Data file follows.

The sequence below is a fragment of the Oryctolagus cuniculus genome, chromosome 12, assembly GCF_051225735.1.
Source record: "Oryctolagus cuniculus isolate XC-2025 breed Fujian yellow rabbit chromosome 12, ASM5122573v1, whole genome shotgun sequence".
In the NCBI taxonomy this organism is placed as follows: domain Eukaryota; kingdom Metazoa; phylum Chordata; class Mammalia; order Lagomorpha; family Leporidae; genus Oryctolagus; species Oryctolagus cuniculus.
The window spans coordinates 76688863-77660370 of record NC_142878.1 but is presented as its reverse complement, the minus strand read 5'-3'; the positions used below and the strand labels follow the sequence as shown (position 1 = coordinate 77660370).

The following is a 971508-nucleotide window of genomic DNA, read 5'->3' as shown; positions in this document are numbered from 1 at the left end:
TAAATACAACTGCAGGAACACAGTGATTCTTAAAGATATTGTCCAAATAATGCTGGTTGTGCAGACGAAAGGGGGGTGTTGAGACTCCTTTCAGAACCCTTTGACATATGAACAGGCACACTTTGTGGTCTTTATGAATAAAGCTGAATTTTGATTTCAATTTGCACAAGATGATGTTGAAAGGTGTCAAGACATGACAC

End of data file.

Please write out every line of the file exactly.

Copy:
The sequence below is a fragment of the Oryctolagus cuniculus genome, chromosome 12, assembly GCF_051225735.1.
Source record: "Oryctolagus cuniculus isolate XC-2025 breed Fujian yellow rabbit chromosome 12, ASM5122573v1, whole genome shotgun sequence".
In the NCBI taxonomy this organism is placed as follows: domain Eukaryota; kingdom Metazoa; phylum Chordata; class Mammalia; order Lagomorpha; family Leporidae; genus Oryctolagus; species Oryctolagus cuniculus.
The window spans coordinates 76688863-77660370 of record NC_142878.1 but is presented as its reverse complement, the minus strand read 5'-3'; the positions used below and the strand labels follow the sequence as shown (position 1 = coordinate 77660370).

The following is a 971508-nucleotide window of genomic DNA, read 5'->3' as shown; positions in this document are numbered from 1 at the left end:
TAAATACAACTGCAGGAACACAGTGATTCTTAAAGATATTGTCCAAATAATGCTGGTTGTGCAGACGAAAGGGGGGTGTTGAGACTCCTTTCAGAACCCTTTGACATATGAACAGGCACACTTTGTGGTCTTTATGAATAAAGCTGAATTTTGATTTCAATTTGCACAAGATGATGTTGAAAGGTGTCAAGACATGACAC